One of the big concerns I’ve heard from readers is whether Windows Phone’s 7 live tiles and deep online services integration would prove problematic for those using tiered data plans. AT&T, for example, recently dropped its unlimited data package for smart phones and moved to a two-tier model with a 200 MB option that costs $15 per month and a 2 GB option for $25.
When AT&T announced these plans, I checked to see where my own data usage fell. With some exceptions, the 200 MB plan would have been enough over the lifetime of my various iPhones, and the 2 GB plan would always have been enough by far. But because I was grandfathered into the unlimited plan, I ended up just keeping it, with the idea that I could evaluate things going forward and save some money by opting into a tiered plan at any time.
So what about Windows Phone 7? It’s still early days, but I can at least share my real-world data usage from the past few months and see what turns up. According to AT&T, my data usage from May to October looks like this:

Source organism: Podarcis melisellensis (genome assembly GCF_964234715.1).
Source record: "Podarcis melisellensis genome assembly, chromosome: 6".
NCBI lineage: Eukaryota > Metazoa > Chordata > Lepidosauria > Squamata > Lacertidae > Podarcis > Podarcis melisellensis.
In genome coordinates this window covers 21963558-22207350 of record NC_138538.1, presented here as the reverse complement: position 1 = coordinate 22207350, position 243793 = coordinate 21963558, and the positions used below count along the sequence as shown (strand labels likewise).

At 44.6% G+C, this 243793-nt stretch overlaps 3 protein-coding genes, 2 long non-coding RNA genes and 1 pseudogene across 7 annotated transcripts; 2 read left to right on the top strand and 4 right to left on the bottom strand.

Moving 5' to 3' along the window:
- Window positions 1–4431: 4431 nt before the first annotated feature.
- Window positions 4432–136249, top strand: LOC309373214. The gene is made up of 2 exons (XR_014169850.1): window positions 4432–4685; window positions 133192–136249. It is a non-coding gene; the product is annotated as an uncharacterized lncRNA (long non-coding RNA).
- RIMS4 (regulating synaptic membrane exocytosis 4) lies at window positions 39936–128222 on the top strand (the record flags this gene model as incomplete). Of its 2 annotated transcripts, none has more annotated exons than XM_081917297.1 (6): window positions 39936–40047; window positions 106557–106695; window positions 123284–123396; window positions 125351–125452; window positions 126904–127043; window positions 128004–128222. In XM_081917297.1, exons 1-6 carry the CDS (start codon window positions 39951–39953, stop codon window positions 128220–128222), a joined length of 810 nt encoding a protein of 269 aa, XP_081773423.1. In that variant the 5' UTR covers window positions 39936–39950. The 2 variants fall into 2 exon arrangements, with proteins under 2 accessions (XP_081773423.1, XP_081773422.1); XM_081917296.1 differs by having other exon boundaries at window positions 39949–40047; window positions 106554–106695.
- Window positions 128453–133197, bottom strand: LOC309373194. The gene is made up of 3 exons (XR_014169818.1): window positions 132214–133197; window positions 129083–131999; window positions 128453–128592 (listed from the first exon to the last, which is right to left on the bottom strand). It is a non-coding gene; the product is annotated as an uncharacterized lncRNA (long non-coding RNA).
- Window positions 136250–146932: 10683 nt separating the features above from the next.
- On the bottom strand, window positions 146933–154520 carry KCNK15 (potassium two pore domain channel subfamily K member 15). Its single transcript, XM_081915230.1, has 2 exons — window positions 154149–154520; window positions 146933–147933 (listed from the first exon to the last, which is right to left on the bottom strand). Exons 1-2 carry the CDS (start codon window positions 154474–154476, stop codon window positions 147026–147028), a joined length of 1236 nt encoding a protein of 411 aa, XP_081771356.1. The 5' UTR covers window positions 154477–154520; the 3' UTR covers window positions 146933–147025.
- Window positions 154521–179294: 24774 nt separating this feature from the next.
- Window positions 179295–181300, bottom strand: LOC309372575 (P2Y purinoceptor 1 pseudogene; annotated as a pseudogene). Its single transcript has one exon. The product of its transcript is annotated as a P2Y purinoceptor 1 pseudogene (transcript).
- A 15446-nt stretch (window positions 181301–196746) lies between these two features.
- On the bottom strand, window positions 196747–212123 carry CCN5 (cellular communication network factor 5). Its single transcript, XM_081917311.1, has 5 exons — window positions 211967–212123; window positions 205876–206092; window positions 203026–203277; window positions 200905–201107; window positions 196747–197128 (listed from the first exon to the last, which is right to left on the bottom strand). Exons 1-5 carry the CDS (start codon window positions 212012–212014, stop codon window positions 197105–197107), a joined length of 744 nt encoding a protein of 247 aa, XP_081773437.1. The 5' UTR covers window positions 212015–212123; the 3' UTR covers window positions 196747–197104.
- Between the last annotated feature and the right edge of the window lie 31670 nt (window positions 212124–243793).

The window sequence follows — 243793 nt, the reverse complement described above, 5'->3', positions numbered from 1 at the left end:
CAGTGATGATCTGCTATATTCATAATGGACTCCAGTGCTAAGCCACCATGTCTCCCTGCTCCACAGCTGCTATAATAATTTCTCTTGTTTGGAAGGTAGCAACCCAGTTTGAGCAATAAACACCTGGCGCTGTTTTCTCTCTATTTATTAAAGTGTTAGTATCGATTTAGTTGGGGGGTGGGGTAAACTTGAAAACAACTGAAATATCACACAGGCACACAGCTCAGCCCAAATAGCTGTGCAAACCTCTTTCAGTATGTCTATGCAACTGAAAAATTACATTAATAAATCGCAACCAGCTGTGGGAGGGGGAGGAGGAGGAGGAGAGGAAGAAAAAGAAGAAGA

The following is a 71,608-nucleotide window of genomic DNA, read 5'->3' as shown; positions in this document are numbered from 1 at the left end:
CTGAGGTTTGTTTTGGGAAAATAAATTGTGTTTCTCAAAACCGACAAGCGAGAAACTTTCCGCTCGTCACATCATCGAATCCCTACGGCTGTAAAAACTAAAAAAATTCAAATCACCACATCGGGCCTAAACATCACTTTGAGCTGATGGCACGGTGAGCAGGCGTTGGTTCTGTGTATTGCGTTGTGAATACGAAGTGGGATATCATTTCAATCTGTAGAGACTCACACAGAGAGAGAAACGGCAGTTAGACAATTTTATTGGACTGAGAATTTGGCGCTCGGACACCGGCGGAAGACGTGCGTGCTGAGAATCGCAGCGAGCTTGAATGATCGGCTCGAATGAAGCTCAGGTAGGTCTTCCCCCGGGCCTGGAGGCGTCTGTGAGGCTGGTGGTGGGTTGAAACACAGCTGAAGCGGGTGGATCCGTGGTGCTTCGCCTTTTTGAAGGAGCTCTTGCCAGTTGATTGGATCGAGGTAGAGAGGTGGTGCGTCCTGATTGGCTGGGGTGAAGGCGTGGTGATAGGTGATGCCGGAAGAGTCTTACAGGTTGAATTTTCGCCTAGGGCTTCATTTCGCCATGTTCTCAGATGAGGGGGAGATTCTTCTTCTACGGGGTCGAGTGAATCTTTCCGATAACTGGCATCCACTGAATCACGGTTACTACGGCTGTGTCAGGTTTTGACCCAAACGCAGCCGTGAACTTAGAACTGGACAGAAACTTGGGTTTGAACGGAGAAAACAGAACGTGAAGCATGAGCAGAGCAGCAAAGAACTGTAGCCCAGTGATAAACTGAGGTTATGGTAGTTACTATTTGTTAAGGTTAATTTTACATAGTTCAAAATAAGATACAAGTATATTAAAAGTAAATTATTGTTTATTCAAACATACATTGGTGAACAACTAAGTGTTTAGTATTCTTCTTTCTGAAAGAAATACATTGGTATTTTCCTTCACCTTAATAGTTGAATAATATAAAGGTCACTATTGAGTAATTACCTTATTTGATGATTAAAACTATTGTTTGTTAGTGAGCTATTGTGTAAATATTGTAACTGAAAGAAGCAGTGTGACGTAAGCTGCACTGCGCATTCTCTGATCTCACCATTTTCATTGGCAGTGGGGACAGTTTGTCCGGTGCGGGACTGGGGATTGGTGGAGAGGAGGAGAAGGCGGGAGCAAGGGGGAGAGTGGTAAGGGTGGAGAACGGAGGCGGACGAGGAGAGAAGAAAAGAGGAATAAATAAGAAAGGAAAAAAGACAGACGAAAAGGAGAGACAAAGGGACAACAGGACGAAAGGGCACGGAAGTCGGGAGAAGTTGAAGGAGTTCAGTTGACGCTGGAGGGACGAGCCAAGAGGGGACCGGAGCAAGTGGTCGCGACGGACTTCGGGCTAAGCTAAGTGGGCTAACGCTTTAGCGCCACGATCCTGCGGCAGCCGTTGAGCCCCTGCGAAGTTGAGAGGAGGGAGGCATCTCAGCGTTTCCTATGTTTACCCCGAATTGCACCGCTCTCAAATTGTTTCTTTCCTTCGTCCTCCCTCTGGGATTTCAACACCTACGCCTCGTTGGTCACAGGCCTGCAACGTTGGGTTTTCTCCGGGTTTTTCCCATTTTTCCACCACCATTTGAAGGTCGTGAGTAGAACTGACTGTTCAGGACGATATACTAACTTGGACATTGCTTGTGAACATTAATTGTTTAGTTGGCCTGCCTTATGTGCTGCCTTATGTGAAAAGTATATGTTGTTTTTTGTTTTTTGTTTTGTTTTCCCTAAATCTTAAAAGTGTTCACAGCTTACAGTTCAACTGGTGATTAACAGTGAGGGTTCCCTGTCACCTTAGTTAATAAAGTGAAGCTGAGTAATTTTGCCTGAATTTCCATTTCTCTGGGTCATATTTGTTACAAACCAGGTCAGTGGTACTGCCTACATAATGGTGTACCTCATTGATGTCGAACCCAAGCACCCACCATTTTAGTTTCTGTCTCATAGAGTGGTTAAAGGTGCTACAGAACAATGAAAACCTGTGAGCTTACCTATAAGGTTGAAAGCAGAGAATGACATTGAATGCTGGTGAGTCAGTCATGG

Some explanation is in order here, so don’t jump to conclusions just yet.
I received a prototype Windows Phone device on July 12. So the August, September, and October figures are all completely Windows Phone usage. (Where July is presumably the 30 days ending July 10, or almost exactly the day I made the switch.)
August had artificially high data usage. I traveled to Germany and purchased a 200 MB international data plan, and when it became obvious that I wasn’t going to use anywhere close to 200 MB, I decided to keep my money’s worth and just use the heck out of it. So we had the GPS on continually, and used Windows Phone as a GPS while driving around. We never turned off the data. (And still didn’t hit 200 MB, grr.)
But even with the skewed August numbers, the average of those three months is 139 MB. This is well under the low-end AT&T 200 MB tier.
I will continue tracking this going forward, of course. But based on my own regular usage, I don’t believe that Windows Phone will use more data than other smart phones. Again, not scientific. But it is at least real-world, ahem, data.